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During the past decade the increase of antibiotic resistance in Enterobacteriaceae has become a major concern worldwide. Although beta-lactams have been widely used as the mainstay of treatment for severe infections due to these bacteria, with carbapenems often representing last-resource drugs, carbapenem resistance due to acquired carbapenemases has emerged and spread worldwide since the early 2000s, being even more worrisome for public health because these bacteria are a common source of hospital-acquired infections. Carbapenemases have been now studied in depth, and widely differ from one another, including enzymes from class B (metallo-beta-lactamases, MBLs), class A and class D (serine carbapenemases) [1]. The most prevalent carbapenemase so far in Enterobacteriaceae is the KPC-type class-A carbapenemase, which has been found in Klebsiella pneumonia, especially in the United States, Asia, the United Kingdom, Israel and southern Europe [2]. Interestingly, acquired carbapenemases have been mainly restricted to geographical areas and to specific bacterial species, and outbreaks as well as spread in other countries have been often associated with imported cases from countries where the bacteria are endemic. Population mobility is known to be a main factor in globalization and spreading of antimicrobial drug-resistant organisms [3]. For example, the emergence of KPC-producing Enterobacteriaceae in the United States in 2001 [2] could be later associated with the emergence of travel-related outbreaks in other countries [1,4].

The New Delhi metallo-beta-lactamase (NDM-1) is a novel type of MBL named after the city of origin, which has been recently criticized, following a common practice with transferable MBLs since VIM-1 was named after Verona, Italy [5]. NDM-1 was first reported in 2009 in a Swedish patient of Indian origin, who travelled to New Delhi and acquired a urinary tract infection due to a carbapenem-resistant K. pneumoniae strain resistant to all antibiotics tested except colistin [6]. Faecal samples collected from this patient during his stay at the nursing home yielded an NDM-1 positive E. coli as well [6]. The NDM-1 encoding gene is located on different large plasmids (a 180-kb plasmid for K. pneumoniae and a 140-kb plasmid for E. coli) that are easily transferable to susceptible E. coli J53 at a high frequency [6]. These plasmids also harbour genes conferring resistance to almost all antibiotics, thus making their rapid dissemination in clinically relevant bacteria a serious threat for therapy. Following this first case, sporadic cases of infection due to NDM-1 positive bacteria have been detected, including an E. coli from blood cultures of a patient of Indian origin in the United Kingdom [7], three cases of Enterobacteriaceae isolates (one E. coli, one K. pneumoniae and one E. cloacae) in the United States from patients who received care in India [8], and three cases of Acinetobacter baumannii from New Delhi [9]. In the August issue of the journal The Lancet: Infectious Diseases, a multinational team reported the emergence and spread of 180 cases of patients infected by bacteria carrying the NDM-1, including 37 cases in the United Kingdom and 143 cases in various sites in Pakistan and India, thus suggesting a widespread dissemination [10]. Among these bacteria many different Enterobacteriaceae species were identified, including K. pneumonia, E. coli, E. cloacae, Proteus spp., Citrobacter freundii, K. oxytoca, M. morganii and Providencia spp. Most isolates remained susceptible to colistin and tigecycline, except those Enterobacteriaceae endowed with a natural resistance to these compounds such as M. morganii, Proteus spp. and Providencia spp. Most plasmids detected in these bacteria were easily transferable and capable of wide rearrangement, suggesting a widespread transmission and plasticity among bacterial populations. Interestingly, among the 25 patients detected in the UK, 17 patients had travelled to India or Pakistan within 1 year and 14 had been hospitalized in these countries showing a worldwide dissemination of a new ‘superbug’ from a local source in Asia [10]. Indeed, since August 2010, spreading and dissemination has occurred, with several cases being reported by national and international media from other countries in all continents, including the United States and Canada, Europe (Sweden, the United Kingdom, Austria, Belgium, France, Netherlands and Germany), Japan, Africa, Oman and Australia [11–14] (Fig. 1). A K. pneumoniae NDM-1 positive strain has been recently isolated from a patient repatriated in Marseille, France, in April 2010, after an accident in New Delhi (personal communication). To date there is only one reported death attributed to an infection with a bacterium carrying NDM-1, occurring in a Belgian man being repatriated in Belgium after a car accident during a trip in Pakistan. Because this carbapenemase is encoded by a genetic element found on different plasmids that may duplicate or jump from bacteria to bacteria easily, rapid dissemination and spread between different bacterial species by lateral gene transfer favoured by globalization and travel represent a high risk of a worldwide pandemia among Enterobacteriaceae. Moreover, the NDM-1 spread poses once again at least four major problems frequently highlighted when dealing with MBLs [1], namely: (i) the lack of a routine standardized phenotypic test for MBL detection; (ii) the consequent probable high prevalence of unrecognized asymptomatic carriers, allowing an international dissemination of such bacteria; (iii) the scarcity of available effective antibiotics so far, and (iv) the possibility to disseminate in many different Gram-negative bacteria. Molecular methods, especially real-time PCR, should be used for the detection of this specific carbapenemase-encoding gene, especially for patients returning from Asia, to limit the propagation and dissemination of these alarming ‘superbugs’. A systematic monitoring of both infected patients and possible asymptomatic carriers returning from Asia should be the rule to implement control strategy policies such as contact isolation procedures. However, both the rapidly growing number of potential contacts to isolate and the multiplicity of geographical areas at risk could make this approach problematic, if not virtually impossible, within a very short time.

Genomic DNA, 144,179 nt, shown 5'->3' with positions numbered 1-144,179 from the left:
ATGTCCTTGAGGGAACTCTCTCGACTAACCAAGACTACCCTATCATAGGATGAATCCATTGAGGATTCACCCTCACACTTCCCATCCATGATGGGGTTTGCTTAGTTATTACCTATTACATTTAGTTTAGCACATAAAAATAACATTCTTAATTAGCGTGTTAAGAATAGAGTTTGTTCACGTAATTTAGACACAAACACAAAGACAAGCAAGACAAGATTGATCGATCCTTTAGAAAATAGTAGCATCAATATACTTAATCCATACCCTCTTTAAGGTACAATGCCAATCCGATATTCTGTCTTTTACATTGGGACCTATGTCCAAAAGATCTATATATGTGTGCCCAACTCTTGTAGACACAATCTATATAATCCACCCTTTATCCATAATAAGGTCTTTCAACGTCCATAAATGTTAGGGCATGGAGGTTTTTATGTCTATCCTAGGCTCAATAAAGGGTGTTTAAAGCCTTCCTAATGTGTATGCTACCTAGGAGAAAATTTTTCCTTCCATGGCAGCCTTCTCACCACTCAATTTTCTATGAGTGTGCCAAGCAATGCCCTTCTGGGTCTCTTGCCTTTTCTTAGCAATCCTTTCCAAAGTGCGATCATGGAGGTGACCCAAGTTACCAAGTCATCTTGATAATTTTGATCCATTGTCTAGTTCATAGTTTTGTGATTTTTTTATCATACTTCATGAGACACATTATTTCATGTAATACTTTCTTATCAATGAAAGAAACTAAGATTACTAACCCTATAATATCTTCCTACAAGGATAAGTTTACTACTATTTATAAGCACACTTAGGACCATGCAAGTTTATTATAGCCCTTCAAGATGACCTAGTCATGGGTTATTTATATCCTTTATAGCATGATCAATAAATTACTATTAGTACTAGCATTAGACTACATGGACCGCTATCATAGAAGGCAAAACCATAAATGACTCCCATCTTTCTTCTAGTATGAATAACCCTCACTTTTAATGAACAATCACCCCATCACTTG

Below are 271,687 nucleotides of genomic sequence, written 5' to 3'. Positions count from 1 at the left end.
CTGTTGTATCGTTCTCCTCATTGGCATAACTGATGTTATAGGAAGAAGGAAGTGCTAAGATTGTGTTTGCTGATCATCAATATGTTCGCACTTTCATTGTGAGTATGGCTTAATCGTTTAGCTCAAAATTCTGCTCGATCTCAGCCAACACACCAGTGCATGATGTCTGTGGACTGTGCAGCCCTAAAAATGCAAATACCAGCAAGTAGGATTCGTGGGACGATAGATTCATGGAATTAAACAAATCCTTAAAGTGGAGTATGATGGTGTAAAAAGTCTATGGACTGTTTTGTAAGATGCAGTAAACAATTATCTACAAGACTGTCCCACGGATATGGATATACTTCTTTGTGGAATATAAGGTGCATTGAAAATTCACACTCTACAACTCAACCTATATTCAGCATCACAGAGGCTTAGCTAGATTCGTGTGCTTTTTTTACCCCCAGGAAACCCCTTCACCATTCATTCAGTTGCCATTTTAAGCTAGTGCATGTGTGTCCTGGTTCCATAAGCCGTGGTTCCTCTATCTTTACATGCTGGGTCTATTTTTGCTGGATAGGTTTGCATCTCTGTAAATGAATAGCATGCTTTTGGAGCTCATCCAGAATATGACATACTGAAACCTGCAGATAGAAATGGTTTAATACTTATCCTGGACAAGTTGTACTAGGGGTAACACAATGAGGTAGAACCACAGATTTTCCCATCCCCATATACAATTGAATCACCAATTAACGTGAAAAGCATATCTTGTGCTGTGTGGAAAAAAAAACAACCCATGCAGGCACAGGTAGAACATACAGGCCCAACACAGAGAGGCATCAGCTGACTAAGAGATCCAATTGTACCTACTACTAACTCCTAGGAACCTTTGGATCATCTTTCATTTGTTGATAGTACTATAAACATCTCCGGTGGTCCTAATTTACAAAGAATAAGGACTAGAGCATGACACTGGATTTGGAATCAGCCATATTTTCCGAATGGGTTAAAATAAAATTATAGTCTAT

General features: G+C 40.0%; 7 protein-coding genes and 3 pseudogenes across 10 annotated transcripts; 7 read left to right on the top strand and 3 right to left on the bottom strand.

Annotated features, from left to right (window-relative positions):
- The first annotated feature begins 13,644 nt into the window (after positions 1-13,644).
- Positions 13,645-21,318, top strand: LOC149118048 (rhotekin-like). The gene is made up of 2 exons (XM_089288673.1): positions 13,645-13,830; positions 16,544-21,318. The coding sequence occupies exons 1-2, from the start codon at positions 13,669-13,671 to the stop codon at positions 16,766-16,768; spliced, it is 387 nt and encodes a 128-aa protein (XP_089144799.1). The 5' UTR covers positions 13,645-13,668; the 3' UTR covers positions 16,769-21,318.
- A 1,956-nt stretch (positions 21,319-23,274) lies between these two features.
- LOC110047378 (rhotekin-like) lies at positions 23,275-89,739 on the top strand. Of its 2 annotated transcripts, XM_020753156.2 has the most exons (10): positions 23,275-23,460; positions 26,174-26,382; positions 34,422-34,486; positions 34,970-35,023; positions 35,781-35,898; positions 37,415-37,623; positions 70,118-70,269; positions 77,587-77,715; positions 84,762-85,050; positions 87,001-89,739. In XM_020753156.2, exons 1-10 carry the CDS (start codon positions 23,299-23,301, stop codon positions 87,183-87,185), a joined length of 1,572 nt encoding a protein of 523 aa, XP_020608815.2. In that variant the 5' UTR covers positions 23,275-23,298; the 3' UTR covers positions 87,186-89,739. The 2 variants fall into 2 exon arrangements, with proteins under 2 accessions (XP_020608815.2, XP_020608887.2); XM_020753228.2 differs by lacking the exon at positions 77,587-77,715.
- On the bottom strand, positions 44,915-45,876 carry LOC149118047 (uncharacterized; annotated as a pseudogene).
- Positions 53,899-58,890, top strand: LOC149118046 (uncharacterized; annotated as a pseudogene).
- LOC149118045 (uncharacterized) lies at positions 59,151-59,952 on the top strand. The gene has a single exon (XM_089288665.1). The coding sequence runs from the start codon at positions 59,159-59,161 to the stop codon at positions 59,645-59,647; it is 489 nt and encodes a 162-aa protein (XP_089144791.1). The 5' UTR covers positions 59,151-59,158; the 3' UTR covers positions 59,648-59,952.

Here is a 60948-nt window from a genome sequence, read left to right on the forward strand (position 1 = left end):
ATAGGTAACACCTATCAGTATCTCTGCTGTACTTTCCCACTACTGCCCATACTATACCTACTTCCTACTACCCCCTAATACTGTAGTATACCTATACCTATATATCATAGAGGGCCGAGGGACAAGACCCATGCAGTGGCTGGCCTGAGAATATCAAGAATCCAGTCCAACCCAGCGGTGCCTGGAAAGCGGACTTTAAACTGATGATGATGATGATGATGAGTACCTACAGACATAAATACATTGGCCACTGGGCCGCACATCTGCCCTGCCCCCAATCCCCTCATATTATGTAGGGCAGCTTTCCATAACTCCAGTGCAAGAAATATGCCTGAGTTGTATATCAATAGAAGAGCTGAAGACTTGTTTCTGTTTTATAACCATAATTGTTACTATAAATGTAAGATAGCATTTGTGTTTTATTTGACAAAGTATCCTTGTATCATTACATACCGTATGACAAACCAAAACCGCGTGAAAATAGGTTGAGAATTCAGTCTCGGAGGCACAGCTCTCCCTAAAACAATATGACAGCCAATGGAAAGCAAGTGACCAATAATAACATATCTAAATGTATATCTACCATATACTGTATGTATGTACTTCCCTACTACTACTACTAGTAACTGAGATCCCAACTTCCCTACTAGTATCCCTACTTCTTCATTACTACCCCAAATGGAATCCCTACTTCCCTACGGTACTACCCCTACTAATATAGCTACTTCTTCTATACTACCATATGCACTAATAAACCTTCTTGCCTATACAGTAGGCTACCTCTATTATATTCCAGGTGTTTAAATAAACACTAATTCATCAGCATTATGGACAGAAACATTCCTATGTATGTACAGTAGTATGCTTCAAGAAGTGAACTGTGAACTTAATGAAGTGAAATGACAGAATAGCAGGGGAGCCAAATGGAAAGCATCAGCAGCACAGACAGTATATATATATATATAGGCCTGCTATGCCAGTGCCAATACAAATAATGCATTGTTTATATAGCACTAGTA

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Figure 1.  Global spread of the New Delhi metallo-beta-lactamase encoding gene (NDM-1).

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In conclusion, the NDM-1 gene spreading in Enterobacteriaceae is an alarming risk because these novel multidrug-resistant bacteria (increasingly familiar even to the lay public as ‘superbugs’) could disseminate worldwide very quickly and originate a wide and uncontrollable spread of pandemic clones for which new and effective antibiotics are currently not available.

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The authors declare no conflict of interest.

References